Since then, my research has focused on investigating human blindness through a technology called Optical Coherence Tomography (OCT). Basically, it is a neat imaging technology that uses light to acquire amazingly-detailed 3D images of a person's eye, in just a few seconds and perfectly safely. I have been using OCT to investigate how different blindness-causing diseases affect the eye, and how we can detect these diseases earlier to prevent people from losing their vision. I have been lucky enough to be one of a few student-researchers stationed at Vancouver's Eye Care Centre at Vancouver General Hospital, acquiring OCT data from real patients suffering with vision loss. I also recently worked at the Lions Eye Institute in Perth, Australia, doing similar work at a hospital there as part of a research exchange. These unique roles working inside care-giving environments are what motivated me to want to eventually pursue medicine as a career.


I think my favourite part of my studies and research at SFU is that it is so flexible. I get to do work that I enjoy, on my own hours, and it feels like meaningful work.

The other huge factor is that the faculty and peers with whom I work are really dynamic people, and that has given me a lot of room to expand my skills. It feels like an environment where ideas flow more freely between people, and opportunities are readily yours as long as you show the interest and the drive.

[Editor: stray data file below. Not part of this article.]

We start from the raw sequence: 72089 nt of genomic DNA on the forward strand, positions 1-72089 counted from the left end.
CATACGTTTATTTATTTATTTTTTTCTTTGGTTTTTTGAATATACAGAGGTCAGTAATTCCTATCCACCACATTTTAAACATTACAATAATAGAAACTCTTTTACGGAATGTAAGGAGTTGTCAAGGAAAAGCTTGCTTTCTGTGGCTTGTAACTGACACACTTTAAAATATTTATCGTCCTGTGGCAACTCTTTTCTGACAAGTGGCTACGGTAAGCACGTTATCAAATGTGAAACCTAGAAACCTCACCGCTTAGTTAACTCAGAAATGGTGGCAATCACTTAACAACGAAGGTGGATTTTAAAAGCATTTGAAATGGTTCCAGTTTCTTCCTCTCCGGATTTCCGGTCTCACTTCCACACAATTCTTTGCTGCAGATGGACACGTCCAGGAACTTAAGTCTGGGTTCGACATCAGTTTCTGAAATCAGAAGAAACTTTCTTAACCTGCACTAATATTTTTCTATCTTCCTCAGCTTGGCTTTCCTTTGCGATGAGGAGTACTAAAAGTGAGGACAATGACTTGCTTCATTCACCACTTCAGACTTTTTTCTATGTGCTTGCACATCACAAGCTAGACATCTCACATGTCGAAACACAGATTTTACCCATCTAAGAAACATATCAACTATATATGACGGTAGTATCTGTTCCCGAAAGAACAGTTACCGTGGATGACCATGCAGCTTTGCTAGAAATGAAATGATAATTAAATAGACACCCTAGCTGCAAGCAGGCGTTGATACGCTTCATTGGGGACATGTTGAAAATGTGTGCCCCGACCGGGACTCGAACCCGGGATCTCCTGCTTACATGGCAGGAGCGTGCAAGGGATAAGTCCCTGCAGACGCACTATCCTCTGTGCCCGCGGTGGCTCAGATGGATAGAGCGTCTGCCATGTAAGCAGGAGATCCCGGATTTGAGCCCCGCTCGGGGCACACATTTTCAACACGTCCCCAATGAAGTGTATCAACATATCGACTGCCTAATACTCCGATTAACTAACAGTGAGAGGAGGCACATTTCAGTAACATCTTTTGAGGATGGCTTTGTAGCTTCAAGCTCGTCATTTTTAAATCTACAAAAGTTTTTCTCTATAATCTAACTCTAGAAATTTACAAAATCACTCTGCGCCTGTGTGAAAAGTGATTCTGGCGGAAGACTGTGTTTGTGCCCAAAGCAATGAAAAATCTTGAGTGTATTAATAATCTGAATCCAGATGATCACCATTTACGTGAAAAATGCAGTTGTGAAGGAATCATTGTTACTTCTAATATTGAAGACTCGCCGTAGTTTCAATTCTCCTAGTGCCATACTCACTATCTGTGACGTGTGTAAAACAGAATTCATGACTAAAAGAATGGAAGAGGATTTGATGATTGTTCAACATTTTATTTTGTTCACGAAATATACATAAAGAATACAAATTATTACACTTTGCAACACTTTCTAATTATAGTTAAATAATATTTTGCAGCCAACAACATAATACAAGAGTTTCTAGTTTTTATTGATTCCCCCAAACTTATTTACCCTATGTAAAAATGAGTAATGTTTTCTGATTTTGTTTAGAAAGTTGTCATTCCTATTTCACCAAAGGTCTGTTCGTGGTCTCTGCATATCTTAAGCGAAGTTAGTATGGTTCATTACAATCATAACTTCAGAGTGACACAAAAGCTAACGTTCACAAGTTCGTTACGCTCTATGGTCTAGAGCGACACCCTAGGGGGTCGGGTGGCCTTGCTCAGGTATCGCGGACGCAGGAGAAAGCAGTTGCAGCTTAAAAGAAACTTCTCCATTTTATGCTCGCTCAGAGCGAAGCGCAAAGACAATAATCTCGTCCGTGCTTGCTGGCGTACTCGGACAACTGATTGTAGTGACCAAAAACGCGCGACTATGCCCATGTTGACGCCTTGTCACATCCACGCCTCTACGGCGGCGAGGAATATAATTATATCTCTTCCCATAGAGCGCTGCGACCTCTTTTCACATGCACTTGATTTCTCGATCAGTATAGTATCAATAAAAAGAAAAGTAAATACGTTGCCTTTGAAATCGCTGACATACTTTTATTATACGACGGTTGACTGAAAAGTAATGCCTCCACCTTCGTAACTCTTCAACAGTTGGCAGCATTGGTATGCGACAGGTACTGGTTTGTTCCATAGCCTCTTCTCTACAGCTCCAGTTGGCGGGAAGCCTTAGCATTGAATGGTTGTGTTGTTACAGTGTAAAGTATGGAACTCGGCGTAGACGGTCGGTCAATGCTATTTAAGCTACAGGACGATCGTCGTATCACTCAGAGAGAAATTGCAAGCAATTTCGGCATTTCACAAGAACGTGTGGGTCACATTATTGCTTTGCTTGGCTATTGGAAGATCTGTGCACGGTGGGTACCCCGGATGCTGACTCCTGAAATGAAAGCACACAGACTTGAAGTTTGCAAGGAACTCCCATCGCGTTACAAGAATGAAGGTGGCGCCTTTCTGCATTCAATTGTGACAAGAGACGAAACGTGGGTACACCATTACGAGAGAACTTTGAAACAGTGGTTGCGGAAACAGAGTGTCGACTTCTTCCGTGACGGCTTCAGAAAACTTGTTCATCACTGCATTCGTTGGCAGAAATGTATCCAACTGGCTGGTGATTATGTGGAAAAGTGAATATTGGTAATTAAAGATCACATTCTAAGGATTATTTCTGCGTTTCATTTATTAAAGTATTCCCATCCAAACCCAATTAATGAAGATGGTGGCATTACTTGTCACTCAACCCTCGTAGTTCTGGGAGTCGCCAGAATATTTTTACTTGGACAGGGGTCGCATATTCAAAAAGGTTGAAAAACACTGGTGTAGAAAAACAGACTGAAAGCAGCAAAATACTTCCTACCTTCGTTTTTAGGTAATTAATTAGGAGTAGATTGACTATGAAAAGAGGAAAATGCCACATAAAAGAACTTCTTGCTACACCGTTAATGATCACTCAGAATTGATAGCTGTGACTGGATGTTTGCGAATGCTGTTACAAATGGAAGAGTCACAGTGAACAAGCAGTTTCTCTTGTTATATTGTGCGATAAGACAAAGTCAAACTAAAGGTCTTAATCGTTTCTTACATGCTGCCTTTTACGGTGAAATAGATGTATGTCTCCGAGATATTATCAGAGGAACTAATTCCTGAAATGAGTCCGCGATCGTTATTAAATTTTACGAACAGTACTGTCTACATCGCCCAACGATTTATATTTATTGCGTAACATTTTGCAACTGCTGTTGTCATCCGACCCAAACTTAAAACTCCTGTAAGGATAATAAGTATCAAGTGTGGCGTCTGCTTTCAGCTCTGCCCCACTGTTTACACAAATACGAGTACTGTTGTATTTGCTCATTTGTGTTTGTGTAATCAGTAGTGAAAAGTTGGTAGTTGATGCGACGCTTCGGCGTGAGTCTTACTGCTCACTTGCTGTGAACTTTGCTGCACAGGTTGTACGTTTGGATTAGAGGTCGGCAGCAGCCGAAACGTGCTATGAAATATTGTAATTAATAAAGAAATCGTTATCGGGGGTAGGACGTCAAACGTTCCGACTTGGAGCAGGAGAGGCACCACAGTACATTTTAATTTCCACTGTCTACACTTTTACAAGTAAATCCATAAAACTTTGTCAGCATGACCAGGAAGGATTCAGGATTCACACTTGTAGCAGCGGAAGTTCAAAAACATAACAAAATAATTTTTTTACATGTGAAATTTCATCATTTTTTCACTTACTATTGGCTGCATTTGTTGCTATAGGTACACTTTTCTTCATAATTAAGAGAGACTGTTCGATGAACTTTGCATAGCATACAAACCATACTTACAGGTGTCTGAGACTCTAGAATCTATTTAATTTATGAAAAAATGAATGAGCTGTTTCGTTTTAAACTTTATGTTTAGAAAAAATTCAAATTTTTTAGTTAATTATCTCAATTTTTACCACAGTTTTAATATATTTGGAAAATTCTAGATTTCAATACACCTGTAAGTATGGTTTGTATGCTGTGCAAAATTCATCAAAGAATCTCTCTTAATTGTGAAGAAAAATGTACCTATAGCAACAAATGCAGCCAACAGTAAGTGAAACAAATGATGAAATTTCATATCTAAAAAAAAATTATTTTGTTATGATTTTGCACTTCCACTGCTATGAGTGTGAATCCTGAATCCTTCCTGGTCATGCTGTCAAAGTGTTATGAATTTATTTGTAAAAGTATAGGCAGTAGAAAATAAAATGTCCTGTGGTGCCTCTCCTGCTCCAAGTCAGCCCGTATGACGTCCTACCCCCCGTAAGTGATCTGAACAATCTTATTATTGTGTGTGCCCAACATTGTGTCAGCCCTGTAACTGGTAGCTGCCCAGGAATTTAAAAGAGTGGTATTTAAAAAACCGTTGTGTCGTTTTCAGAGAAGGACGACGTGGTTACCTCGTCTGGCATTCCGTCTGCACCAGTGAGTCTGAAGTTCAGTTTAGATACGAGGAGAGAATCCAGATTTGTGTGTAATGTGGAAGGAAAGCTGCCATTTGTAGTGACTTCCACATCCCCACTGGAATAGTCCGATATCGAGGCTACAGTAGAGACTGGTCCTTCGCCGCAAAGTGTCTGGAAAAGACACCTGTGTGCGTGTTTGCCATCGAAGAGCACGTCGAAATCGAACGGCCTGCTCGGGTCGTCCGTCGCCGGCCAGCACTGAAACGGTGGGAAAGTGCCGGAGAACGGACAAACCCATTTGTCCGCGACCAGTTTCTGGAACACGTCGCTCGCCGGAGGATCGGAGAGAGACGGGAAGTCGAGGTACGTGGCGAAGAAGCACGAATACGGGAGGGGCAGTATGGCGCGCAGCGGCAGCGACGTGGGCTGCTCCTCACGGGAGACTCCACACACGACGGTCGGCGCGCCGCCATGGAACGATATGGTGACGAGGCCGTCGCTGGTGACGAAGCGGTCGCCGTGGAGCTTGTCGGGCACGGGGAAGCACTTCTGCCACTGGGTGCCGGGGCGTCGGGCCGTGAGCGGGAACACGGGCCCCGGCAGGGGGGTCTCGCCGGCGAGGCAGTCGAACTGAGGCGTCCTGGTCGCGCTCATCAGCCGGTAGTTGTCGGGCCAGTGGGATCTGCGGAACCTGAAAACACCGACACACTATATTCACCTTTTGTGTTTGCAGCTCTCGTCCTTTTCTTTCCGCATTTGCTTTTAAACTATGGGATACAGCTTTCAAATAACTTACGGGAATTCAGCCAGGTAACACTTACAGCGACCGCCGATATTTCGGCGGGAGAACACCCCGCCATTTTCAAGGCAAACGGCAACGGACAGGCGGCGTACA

I have been fortunate enough to receive the Mitacs Accelerate International award since 2019, which is an international research travel award that allowed me to live in Perth, Western Australia for four months, translating what I'd learned in the last 2 years to a new research lab in a new city. I received this award again for the Spring 2021 semester, which will allow me to work with the same Australian lab virtually in the new year (the COVID-19 pandemic cut my research trip short by 6 months). In 2020, I also received the NSERC Canada Graduate Scholarships – Master’s scholarship (CGS-M).

It’s hard to overstate how impactful these awards have been to my life. The Mitacs award is what allowed me to live on the other side of the world for a few months; which is something I never imagined doing, but in hindsight is something I cannot imagine having never done. Meanwhile, I received the CGS-M award right as Canadian lockdowns were beginning, and it has been a major source of monetary stability during these strange and difficult times.


I would describe my master’s program as a terribly-well-balanced position, in which I can learn whatever it is that interests me. Seriously – there are more opportunities than I can shake a stick at. It’s a supportive environment where people can very freely engage with other teams, learn about random things they’re passionate about, and improve their skill portfolio. The hours are flexible, the people are friendly and unique, and the work is stimulating (most of the time). I think I’ve been extremely lucky to find myself in the position I’ve wound up in, and I hope my honest description of it will motivate more people to pursue research; especially those people who never imagined themselves becoming researchers – like yours truly!


Shout-out to my friends and colleagues at the Biomedical Optics Research Group (BORG; http://borg.ensc.sfu.ca/). Y’all are the best in the game.

Contact Arman: aathwal@sfu.ca